Lamont, M. (2009). Gender, Technology, and Libraries. Information Technology & Libraries, 28(3), 137-142.

Smaldino, S.E., Lowther, D.L., Russell, J.D. (2012).  Instructional Technology and Media for Learning.  10th ed.  Boston, MA:  Pearson. 

Monday, June 4, 2012

Independent Reading Myth #5--I have to cover all this literature {Teach}

Myth #5--I don't have the time.  We have all this literature we have to "cover."

I have too much to cover.   This perception of English Language Arts in the high school classroom makes me shudder-- only because I can hear my own voice echoing its sentiment.  In the course of the year I need to get my students through the Federalist Papers, The Scarlet Letter, The Crucible, Huckleberry Finn, Great Gatsby, AND a full research paper!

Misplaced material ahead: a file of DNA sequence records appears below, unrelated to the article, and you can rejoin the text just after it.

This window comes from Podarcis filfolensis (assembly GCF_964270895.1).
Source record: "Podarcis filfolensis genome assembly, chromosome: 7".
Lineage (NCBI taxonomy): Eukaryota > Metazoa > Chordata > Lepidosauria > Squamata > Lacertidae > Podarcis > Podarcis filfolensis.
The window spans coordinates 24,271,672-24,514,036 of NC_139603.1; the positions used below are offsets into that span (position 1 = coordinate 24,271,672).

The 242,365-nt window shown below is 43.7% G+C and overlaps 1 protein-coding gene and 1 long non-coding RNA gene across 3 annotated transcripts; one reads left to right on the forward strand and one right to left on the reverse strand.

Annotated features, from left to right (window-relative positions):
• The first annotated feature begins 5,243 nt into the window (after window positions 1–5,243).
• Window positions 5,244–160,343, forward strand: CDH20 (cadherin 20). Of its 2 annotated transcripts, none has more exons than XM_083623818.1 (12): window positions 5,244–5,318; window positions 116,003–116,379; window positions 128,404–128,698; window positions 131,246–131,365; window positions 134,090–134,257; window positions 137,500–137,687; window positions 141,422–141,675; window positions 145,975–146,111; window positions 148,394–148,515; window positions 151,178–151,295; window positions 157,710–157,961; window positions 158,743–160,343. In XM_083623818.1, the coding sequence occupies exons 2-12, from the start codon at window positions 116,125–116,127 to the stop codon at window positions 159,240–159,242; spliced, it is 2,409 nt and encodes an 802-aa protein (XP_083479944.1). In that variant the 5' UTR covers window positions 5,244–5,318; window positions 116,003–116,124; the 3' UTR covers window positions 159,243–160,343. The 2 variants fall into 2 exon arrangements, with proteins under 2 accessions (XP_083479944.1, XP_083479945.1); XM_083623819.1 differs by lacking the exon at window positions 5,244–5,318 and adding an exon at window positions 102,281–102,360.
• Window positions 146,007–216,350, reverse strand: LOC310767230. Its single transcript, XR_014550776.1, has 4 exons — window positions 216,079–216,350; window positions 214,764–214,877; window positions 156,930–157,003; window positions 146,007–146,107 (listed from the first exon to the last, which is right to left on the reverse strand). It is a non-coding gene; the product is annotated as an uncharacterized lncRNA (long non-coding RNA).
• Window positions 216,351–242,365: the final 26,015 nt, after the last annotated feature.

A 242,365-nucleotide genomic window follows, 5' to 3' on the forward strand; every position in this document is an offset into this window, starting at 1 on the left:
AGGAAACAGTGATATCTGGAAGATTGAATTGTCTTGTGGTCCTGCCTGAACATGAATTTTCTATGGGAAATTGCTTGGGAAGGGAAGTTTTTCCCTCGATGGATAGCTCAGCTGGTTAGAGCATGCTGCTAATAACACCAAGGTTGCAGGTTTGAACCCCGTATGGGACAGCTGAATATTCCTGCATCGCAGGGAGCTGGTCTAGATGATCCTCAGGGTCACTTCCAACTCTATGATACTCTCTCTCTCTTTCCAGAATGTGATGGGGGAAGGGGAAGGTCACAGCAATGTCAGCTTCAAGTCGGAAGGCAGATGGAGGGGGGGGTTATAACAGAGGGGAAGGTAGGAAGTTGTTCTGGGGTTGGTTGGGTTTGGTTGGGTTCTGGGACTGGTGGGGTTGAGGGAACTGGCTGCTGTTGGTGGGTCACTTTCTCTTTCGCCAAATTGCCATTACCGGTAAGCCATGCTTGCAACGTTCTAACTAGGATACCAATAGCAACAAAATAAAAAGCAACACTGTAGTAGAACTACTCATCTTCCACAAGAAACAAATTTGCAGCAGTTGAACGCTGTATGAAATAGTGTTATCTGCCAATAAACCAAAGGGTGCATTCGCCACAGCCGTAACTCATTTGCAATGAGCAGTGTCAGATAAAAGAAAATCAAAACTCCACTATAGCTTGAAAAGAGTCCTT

I feel your pain!  There is little we can do to remedy the sheer amount of literature we are expected to teach in the upper-level courses (except maybe volunteer for the curriculum writing committee).  But, I am a firm believer of teaching narrow and teaching deep.  

There are creative and intuitive ways around and through the length and density of some literature, allowing time for students to truly develop as life-long readers.  I have sacrified Hawthorne to make room for Conrad, Collins, and Draper.  And I have even found ways to bring them all together.  Balancing the canon and young adult literature can be done, it is a lot of fun, and your students will be the better for it!